David Bowie: the man who bought the art world
19 January 2016
The late David Bowie wasn’t just a phenomenal musician; he was also an art buff with an impressive collection of modern British art, says Colin Gleadell.
Most of the obituaries for rock star David Bowie refer to him not only as a musician, performer, style icon and artist, but also as an art collector. In 1998 he told the New York Times: “Art was the only thing I’d ever wanted to own”. In 1999 he told the BBC’s Jeremy Paxman that “the only thing I buy addictively is art”.
So what did he collect? He had a couple of Old Masters and some German Expressionist prints that jelled with his edgy Berlin period. But “the majority of what I have is British 20th century,” he told the New York Times. The best publicised in the post-mortem tributes were Peter Howson’s controversial 1994 Croatian Muslim war painting, and a 1995 Damien Hirst spin painting. Bowie also made loans to historical exhibitions for William Nicholson (1930s), Peter Lanyon (1950s), and Patrick Caulfield (1970s) – facts that are more the territory of the connoisseur. But while these examples indicate the range of his interests, they are only the tip of the iceberg.
The dealer closest to Bowie was Bernard Jacobson, a specialist in Modern British art at the time. In the mid-Eighties, Bowie began visiting his gallery interested in the deconstructed, figurative carvings of Glynn Williams. Soon he had developed an interest in many of the artists Jacobson dealt with. “He had a fabulous eye, and he was passionate,” remembers Jacobson. “He read a lot and learned fast. He bought examples by major British artists such as Ben Nicholson, Stanley Spencer, David Bomberg, Leon Kossoff and Frank Auerbach as well as some of the lesser known – Euan Uglow, Victor Willing and William Tillyer. He also bought a lot at auction.”
During the Nineties, Bowie and his art advisor Kate Chertavian became regular attendees at London’s Modern British art sales. There, I witnessed the purchase of scores of paintings and sculptures revealing a breathtaking scope of interest. In October 1993 they acquired a rare neo-romantic gouache by St Ives artist Bryan Wynter, for which he paid a record £11,270: five times the estimate.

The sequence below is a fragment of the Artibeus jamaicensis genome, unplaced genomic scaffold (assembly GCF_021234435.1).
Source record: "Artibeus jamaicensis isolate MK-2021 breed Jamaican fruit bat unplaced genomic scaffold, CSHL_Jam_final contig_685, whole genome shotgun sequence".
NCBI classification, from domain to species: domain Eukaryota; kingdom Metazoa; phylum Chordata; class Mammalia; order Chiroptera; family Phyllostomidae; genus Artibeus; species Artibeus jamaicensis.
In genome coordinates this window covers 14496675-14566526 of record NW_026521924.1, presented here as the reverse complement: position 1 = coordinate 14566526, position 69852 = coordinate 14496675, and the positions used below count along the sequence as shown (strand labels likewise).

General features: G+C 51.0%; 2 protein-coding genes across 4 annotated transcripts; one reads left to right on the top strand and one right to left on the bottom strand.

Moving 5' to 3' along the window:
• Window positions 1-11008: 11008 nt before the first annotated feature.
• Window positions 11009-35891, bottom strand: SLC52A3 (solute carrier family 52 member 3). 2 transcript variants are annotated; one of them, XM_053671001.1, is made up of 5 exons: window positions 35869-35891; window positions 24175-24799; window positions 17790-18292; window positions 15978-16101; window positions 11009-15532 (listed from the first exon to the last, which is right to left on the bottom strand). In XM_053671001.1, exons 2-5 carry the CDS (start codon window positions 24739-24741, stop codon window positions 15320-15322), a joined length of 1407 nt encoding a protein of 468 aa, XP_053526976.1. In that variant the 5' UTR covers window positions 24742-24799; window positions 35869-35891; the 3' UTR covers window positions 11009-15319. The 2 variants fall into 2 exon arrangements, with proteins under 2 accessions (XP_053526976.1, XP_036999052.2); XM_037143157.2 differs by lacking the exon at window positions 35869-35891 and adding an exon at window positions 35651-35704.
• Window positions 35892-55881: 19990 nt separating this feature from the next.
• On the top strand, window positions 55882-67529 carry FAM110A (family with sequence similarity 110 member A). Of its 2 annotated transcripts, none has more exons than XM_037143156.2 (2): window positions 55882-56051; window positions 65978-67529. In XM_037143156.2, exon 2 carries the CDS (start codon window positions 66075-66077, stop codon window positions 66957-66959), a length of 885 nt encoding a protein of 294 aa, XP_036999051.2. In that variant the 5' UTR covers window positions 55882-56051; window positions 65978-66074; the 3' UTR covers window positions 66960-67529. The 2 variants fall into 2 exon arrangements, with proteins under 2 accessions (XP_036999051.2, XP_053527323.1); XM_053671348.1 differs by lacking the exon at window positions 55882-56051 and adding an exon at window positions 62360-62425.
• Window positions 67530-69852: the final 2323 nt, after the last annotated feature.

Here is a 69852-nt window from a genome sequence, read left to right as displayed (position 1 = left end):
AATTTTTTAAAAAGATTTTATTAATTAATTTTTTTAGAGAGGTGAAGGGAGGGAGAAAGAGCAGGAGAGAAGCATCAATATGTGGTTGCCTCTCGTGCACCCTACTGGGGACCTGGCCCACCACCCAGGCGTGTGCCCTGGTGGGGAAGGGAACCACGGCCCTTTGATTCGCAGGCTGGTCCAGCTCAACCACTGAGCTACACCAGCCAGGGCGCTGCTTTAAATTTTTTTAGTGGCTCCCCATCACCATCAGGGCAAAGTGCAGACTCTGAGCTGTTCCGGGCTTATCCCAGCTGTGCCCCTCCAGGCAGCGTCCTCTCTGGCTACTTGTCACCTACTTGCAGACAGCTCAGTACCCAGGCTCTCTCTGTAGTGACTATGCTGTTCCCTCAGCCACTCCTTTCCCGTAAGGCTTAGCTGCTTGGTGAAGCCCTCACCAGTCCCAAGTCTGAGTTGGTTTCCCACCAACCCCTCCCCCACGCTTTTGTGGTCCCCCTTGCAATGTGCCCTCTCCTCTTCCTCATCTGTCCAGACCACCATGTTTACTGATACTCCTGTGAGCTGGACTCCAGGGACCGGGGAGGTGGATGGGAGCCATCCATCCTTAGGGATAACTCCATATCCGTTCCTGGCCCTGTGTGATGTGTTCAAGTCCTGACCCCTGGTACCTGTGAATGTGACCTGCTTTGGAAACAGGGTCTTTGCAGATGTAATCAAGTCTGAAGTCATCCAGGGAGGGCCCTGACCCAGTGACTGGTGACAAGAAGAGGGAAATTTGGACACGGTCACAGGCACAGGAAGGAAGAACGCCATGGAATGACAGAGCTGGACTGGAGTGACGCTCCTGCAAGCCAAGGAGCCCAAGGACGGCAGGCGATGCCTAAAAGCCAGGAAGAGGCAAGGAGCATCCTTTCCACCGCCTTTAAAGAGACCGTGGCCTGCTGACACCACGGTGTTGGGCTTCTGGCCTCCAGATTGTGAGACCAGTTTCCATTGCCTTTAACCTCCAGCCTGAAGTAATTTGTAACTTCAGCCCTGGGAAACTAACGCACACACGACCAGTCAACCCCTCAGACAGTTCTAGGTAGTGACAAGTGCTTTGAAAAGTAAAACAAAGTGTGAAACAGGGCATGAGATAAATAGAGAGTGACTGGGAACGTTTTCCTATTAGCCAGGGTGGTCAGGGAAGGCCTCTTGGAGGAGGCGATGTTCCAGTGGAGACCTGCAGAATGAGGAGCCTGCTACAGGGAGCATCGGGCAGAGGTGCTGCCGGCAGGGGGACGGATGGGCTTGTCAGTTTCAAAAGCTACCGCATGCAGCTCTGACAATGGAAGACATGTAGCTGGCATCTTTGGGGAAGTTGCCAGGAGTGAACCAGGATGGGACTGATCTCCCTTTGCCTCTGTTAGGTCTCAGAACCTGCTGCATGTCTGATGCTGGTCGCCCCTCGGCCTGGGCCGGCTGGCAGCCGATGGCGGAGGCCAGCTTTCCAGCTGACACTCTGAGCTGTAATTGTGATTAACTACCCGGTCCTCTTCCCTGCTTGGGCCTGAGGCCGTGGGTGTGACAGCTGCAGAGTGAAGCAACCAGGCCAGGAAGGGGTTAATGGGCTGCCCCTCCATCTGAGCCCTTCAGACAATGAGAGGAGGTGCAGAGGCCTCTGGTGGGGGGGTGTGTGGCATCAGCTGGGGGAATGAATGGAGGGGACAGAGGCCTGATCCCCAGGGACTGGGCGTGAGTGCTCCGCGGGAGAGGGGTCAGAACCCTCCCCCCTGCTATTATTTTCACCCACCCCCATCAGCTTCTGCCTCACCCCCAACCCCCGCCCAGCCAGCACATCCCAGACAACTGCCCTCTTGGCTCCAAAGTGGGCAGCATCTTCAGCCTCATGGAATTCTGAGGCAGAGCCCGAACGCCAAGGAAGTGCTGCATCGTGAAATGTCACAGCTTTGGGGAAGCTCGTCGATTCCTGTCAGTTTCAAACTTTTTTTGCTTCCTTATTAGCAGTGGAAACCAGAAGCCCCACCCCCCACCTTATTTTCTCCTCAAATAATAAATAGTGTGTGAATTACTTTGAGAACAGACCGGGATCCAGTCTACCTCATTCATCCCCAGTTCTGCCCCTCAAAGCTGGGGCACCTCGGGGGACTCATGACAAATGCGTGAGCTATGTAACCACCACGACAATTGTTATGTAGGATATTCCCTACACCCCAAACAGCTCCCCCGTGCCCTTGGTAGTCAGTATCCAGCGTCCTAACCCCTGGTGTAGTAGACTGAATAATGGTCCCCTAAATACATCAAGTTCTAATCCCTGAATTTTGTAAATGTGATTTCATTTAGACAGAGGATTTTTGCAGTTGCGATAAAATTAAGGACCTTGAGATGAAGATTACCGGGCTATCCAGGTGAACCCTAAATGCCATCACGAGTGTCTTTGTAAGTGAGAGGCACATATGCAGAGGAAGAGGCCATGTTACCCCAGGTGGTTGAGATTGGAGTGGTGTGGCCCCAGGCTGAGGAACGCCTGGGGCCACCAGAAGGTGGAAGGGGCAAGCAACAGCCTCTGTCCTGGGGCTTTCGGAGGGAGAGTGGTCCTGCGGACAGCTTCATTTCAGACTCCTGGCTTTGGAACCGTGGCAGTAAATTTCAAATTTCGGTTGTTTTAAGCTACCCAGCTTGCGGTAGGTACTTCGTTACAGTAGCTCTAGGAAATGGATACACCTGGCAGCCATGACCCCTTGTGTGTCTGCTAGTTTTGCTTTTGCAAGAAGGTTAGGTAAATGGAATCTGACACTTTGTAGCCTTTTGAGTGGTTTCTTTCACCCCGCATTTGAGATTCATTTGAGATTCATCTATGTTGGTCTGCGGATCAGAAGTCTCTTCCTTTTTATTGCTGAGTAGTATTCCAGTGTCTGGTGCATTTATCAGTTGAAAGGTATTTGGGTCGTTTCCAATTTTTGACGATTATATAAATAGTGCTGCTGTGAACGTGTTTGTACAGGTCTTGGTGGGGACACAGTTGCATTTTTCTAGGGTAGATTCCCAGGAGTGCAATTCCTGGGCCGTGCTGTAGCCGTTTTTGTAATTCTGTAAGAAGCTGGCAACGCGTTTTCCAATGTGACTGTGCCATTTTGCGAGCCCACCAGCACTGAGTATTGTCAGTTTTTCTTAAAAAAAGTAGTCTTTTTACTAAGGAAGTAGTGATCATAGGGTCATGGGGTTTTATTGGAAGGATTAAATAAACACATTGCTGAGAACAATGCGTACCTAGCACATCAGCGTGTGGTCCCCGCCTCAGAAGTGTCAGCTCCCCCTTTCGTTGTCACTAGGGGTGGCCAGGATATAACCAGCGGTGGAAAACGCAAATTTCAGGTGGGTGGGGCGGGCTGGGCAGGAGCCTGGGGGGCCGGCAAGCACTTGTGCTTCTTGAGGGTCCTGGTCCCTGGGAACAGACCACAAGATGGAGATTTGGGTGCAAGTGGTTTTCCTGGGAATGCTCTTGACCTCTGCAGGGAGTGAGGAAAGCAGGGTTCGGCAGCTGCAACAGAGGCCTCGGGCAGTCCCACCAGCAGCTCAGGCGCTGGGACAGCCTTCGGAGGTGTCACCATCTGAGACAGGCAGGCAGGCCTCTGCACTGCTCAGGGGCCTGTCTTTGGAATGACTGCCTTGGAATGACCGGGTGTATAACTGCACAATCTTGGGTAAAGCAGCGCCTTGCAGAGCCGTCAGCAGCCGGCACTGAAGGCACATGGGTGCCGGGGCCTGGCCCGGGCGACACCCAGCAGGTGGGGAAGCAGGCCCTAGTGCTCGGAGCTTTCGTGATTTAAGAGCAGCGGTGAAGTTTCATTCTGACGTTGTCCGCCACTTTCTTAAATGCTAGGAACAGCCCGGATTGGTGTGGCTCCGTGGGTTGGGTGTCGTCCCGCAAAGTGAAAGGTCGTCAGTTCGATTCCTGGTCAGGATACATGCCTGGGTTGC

The next month, they bought 11 more modern British works at auction; from a lovely early figurative William Scott, Girl at a Table, for which he paid a quadruple-estimate and record £45,500, to an expressionistic late Bomberg self-portrait within estimate for £18,400. The emphasis was on figurative art in all its modern guises. The month’s shopping list included two Ivon Hitchens watery landscapes; a Carel Weight (one of Jacobson’s older artists having a career revival after selling in bulk to Charles Saatchi); a stylish costume design by Christopher Wood and a double-headed bronze, Roman Actor, by Michael Ayrton.
The last two, bought for less than £2,000 each, were clearly stage-related, but the rest showed an impressive understanding of the variety of currents flowing through British art. They also bid, but unsuccessfully, on a "kitchen sink" painting by Jack Smith and an early abstract by Victor Pasmore.
But when he really wanted something, Bowie was prepared to bid high. In 1994, the year in which he joined the board and started to conduct interviews with artists for Modern Painters magazine, which was backed by Jacobson, he paid a record £111,500 for a classic Camden Town Group interior by Harold Gilman. That record stood for eight years.
Other works he snapped up were sculptures by Eduardo Paolozzi and by Barbara Hepworth’s assistant Denis Mitchell, paintings by Graham Sutherland (he preferred the early work) and the St Ives artists Terry Frost and Alexander MacKenzie.
He also began buying contemporary art outside of Jacobson’s orbit, paying a record £36,700 for an interior by Patrick Caulfield, and works by Julian Opie and Gilbert and George (all represented by other dealers), but his relationship with Jacobson didn’t cease. One day he went to the gallery and Jacobson had a 1994 painting by William Tillyer in his office in which the cool, minimal elegance of constructivist art confronts the romantic, exuberant luminosity of nature in a single canvas.
Although slightly overshadowed by the success of Howard Hodgkin, Tillyer is an artist Jacobson has worked with and believed in consistently since the late Seventies. “Bowie said he’d like to buy it, but I said I didn’t want to sell it,” recalls Jacobson. “I really loved it and wanted it in my office. But David persisted: ‘come on, you’re a dealer…you sell everything,’ he said.” Eventually Jacobson relented, but instead of selling it, gave it to him – a mark of friendship and respect.
What will happen to the Bowie collection now is anyone’s guess. Hopefully we’ll get to see it all together somewhere, sometime.
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